Children’s brain cancer biobank gives hope for the future
The Robert Connor Dawes Foundation are proud to announce that we are co-funding South Australia’s first biobank.
Dubbed ‘Brain Turbo SA’, the biobank is being spearheaded by renowned brain cancer specialist and McClurg Brain Cancer Fellow at South Australian Health and Medical Research Institute (SAHMRI), Professor Jordan Hansford and is being used to study child brain tumours into the future.
“We’re going to learn about survivorship, we’re going to learn about diseases and we’re going to learn how to continually improve patient care,” Prof Hansford said.
“The biobank will ultimately give us the answers to questions we wouldn’t otherwise be able to find and that will mean saving lives.”
The biobank will enable researchers and clinicians to build on current knowledge of the different types of brain tumours and better understand how survivors’ health is impacted over time.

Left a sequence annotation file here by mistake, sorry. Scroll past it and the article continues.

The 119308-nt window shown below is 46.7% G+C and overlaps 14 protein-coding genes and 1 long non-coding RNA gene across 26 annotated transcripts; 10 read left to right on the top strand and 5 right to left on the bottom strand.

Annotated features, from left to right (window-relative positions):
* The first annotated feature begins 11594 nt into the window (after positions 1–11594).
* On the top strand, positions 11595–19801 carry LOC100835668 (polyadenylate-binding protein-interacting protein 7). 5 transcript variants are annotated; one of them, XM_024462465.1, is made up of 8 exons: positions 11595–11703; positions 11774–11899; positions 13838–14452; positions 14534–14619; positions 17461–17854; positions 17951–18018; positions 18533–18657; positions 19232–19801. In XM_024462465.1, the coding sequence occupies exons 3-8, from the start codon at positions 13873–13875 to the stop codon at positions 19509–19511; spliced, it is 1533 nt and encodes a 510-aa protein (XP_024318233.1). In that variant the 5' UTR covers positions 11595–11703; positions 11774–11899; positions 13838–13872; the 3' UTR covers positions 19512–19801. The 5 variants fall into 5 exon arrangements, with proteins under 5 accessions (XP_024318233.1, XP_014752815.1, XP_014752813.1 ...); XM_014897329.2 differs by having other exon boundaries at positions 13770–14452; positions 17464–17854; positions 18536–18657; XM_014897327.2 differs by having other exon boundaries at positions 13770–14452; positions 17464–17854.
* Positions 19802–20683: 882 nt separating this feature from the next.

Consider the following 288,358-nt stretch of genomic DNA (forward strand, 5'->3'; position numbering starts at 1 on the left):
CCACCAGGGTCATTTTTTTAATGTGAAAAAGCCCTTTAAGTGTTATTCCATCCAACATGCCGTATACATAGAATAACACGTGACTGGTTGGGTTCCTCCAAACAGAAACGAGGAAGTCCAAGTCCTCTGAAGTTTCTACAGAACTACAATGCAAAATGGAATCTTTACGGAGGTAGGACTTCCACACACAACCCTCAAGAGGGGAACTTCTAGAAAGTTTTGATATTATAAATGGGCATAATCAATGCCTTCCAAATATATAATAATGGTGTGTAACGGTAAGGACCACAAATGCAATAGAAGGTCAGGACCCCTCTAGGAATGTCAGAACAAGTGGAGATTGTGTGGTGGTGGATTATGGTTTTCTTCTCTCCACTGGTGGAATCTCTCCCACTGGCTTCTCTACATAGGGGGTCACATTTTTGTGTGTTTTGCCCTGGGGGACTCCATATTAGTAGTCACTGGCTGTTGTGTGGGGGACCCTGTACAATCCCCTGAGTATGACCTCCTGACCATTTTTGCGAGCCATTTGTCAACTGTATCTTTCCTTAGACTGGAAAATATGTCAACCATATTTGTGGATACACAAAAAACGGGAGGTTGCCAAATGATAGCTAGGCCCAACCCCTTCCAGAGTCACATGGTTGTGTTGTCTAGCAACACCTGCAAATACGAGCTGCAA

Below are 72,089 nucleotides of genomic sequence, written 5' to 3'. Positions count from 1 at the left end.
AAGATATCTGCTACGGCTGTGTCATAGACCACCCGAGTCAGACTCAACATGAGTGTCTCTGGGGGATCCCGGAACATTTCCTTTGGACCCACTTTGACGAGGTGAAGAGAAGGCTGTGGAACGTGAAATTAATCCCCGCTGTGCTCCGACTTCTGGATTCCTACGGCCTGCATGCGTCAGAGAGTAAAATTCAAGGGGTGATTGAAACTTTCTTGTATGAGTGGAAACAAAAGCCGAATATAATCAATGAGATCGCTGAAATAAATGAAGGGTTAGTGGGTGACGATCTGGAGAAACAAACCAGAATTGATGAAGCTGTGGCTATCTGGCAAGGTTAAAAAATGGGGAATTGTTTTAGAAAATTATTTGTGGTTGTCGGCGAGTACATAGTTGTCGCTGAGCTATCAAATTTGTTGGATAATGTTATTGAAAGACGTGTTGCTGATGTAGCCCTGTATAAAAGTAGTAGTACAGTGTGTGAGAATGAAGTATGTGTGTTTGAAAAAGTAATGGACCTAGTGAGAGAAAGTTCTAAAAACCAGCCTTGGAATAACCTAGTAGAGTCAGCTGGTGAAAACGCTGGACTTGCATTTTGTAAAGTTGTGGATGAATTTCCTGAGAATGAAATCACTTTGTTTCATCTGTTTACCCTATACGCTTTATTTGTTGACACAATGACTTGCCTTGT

Utilising this growing body of hard evidence, researchers will be able to show the implications specific tumour types have on various functions such as cognition, cardiovascular health and hearing.
“Our molecular knowledge of tumours has expanded over the past decade, giving us new insight into the health of those currently living with brain cancer and a greater understanding of how to treat patients for better results,” Prof Hansford said.
“The most exciting part is this is only the beginning.”
Brain Turbo SA has been established thanks to collaborative funding that includes $350,000 from the Robert Connor Dawes Foundation, $15,000 of which was donated by the charity, Zoe’s Fight, in the legacy of Zoe Stanley who died of incurable brain cancer at age five. Another $350,000 from My Room Children’s Cancer Charity. The NeuroSurgical Research Foundation has also contributed a further $150,000 over three years.
“We’re extremely thankful for the support of our charity partners, without whom this wouldn’t be possible,” Prof Hansford said.
“We’re looking to find further funding to expand on this important project and ensure it continues to grow into the world-leading resource it has the potential to be as we begin to care for children across the country when the Australian Bragg Centre for Proton Therapy and Research opens.”
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